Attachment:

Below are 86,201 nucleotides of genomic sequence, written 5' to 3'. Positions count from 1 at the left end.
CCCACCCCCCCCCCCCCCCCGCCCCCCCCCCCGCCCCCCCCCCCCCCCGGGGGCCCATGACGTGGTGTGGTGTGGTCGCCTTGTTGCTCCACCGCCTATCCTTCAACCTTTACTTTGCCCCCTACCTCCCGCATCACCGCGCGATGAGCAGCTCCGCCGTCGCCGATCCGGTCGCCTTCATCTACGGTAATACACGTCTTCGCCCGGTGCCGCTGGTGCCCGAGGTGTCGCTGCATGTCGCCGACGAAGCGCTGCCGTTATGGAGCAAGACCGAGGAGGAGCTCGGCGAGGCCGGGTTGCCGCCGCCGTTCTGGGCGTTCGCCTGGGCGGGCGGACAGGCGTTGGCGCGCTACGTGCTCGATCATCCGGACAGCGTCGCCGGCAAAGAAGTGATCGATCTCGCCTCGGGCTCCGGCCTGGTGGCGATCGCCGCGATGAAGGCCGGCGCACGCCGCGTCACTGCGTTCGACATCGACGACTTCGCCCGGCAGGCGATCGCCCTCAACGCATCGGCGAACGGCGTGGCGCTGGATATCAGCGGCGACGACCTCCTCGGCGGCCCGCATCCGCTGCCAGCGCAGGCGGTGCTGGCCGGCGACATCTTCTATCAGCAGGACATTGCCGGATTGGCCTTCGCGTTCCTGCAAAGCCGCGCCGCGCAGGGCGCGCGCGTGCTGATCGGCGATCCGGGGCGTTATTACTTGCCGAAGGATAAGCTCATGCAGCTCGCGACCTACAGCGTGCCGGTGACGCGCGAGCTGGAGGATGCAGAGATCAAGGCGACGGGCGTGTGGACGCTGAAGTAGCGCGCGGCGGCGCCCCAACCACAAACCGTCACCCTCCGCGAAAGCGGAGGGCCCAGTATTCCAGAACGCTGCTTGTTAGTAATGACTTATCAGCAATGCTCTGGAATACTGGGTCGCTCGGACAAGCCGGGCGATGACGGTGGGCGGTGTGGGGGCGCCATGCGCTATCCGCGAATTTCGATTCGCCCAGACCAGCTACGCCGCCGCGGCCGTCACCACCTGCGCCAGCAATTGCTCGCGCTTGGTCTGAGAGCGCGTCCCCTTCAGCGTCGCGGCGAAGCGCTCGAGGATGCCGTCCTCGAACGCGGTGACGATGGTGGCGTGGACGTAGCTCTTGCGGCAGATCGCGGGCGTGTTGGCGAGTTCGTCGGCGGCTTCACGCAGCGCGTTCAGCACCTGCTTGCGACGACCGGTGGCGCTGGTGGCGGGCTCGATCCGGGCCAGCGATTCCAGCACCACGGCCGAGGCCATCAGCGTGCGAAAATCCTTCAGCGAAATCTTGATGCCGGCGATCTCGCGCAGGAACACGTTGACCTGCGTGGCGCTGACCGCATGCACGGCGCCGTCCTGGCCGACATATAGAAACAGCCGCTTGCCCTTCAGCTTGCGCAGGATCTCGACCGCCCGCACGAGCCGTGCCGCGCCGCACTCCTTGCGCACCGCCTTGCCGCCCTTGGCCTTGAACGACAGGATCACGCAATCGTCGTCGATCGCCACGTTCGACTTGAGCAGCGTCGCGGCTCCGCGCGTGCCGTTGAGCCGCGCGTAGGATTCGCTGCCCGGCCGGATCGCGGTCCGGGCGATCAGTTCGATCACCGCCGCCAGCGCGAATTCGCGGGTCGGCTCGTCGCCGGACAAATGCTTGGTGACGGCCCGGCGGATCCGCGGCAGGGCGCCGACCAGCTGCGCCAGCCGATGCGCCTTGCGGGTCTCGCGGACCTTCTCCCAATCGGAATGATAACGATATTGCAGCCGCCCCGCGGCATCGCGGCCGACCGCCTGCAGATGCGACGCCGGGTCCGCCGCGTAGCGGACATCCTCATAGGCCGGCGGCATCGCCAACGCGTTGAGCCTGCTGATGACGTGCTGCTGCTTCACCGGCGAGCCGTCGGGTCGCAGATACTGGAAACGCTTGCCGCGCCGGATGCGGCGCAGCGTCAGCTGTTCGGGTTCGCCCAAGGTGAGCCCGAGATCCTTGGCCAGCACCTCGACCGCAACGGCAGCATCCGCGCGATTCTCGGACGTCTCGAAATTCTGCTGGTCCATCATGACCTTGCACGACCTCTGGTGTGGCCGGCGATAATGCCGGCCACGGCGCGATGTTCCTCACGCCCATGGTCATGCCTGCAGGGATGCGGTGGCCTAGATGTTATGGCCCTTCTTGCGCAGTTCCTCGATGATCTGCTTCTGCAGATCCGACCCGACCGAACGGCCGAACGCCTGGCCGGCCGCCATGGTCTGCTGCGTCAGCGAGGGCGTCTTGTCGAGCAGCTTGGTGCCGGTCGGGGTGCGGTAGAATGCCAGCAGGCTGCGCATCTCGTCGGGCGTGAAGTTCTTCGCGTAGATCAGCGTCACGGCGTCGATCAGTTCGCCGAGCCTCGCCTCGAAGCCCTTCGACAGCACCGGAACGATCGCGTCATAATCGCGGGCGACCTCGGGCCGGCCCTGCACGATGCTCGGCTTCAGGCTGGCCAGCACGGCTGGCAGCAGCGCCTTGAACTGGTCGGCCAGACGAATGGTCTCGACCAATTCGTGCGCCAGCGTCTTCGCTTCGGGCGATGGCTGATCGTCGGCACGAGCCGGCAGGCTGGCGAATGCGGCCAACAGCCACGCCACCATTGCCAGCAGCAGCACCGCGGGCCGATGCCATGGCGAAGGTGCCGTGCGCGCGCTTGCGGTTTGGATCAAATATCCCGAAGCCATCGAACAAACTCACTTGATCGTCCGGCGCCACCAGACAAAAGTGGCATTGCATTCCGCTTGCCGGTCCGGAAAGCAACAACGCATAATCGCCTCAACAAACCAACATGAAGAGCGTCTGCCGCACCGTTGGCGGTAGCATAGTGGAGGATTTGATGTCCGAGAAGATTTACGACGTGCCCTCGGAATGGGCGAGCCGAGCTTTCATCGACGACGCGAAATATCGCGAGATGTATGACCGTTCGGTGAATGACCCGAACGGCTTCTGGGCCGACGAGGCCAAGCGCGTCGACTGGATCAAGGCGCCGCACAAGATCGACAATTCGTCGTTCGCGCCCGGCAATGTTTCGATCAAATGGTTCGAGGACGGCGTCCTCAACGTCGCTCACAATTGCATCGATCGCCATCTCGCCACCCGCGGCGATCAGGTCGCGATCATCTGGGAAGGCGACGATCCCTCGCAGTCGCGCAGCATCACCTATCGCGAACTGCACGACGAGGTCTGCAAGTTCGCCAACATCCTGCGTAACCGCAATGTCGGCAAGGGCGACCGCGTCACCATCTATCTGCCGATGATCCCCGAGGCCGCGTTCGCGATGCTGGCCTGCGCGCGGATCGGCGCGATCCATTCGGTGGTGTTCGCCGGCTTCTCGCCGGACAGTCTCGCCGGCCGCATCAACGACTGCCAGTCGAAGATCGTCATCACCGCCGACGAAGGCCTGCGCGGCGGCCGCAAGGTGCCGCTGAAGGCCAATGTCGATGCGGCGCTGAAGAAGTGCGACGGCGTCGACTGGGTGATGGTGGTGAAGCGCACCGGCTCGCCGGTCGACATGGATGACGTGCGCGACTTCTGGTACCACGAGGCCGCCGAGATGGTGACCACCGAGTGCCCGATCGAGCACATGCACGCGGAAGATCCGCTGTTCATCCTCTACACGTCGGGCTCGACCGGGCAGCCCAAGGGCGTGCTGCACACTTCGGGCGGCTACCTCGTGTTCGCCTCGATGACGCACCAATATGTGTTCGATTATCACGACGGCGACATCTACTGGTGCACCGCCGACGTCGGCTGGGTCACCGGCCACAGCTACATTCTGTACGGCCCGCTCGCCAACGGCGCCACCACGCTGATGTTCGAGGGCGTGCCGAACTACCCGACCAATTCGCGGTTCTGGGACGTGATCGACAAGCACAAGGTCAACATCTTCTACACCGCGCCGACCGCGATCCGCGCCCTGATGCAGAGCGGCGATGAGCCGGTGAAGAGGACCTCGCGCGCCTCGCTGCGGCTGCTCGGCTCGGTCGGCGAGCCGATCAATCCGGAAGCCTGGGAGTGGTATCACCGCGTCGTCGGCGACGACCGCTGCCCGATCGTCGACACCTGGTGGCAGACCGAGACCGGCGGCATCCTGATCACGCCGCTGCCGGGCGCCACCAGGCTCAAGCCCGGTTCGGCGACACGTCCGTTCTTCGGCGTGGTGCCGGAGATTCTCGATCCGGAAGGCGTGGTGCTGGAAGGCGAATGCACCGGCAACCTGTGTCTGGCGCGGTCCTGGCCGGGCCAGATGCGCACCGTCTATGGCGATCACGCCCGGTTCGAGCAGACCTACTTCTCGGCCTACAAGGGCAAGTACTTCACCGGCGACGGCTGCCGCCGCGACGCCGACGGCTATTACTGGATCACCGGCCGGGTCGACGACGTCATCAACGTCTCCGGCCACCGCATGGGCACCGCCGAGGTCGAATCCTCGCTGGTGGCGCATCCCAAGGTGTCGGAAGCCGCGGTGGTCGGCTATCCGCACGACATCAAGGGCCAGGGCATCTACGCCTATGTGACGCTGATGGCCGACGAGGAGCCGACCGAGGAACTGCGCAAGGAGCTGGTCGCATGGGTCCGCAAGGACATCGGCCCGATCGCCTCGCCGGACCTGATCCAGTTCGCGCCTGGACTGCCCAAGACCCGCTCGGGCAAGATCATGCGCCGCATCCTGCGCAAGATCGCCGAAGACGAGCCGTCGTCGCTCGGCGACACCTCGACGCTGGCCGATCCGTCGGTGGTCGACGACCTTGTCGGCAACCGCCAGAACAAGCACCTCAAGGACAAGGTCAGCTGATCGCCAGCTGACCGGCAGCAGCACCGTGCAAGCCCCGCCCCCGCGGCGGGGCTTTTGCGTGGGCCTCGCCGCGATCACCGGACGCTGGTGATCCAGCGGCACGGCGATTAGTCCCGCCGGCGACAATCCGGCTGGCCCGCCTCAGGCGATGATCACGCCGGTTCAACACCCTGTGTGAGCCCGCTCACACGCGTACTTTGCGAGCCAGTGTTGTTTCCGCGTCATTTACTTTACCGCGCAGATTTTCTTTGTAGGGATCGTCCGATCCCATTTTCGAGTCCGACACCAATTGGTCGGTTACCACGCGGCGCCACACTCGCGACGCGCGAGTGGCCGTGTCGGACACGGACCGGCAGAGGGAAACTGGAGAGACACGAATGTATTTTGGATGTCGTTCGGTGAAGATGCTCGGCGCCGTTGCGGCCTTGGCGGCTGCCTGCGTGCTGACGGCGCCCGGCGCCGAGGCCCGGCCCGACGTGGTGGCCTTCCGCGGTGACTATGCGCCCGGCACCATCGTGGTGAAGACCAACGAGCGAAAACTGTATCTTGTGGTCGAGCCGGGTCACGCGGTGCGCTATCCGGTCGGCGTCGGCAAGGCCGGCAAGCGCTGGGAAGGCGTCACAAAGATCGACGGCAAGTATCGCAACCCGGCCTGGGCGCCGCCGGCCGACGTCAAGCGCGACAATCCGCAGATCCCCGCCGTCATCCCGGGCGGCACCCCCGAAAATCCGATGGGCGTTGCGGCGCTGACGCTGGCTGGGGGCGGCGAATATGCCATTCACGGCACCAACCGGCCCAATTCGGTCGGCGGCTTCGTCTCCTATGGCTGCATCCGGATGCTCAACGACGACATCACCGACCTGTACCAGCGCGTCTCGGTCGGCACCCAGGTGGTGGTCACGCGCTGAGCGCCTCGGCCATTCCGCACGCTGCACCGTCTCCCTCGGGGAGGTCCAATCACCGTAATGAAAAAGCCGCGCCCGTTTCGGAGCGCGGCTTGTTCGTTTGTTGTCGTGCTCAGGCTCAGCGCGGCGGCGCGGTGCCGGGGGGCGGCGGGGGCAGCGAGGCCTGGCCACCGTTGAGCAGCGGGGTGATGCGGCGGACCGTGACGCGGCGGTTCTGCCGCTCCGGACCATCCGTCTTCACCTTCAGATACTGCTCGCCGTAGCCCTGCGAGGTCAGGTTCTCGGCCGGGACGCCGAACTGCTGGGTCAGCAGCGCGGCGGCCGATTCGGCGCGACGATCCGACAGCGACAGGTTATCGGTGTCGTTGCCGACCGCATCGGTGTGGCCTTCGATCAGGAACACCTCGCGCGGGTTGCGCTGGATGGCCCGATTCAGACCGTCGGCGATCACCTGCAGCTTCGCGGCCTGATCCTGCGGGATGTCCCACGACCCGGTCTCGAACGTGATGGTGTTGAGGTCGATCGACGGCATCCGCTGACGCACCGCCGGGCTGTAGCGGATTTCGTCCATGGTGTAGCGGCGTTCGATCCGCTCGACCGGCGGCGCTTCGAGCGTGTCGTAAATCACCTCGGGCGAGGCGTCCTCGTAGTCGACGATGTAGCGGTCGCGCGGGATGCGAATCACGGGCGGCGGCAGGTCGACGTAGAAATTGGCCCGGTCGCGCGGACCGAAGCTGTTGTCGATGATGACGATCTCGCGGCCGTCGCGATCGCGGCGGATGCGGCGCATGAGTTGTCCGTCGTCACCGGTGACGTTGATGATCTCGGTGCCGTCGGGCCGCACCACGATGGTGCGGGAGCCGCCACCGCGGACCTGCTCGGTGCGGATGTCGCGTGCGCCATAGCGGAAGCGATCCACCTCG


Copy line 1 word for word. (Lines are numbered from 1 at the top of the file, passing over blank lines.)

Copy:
Below are 86,201 nucleotides of genomic sequence, written 5' to 3'. Positions count from 1 at the left end.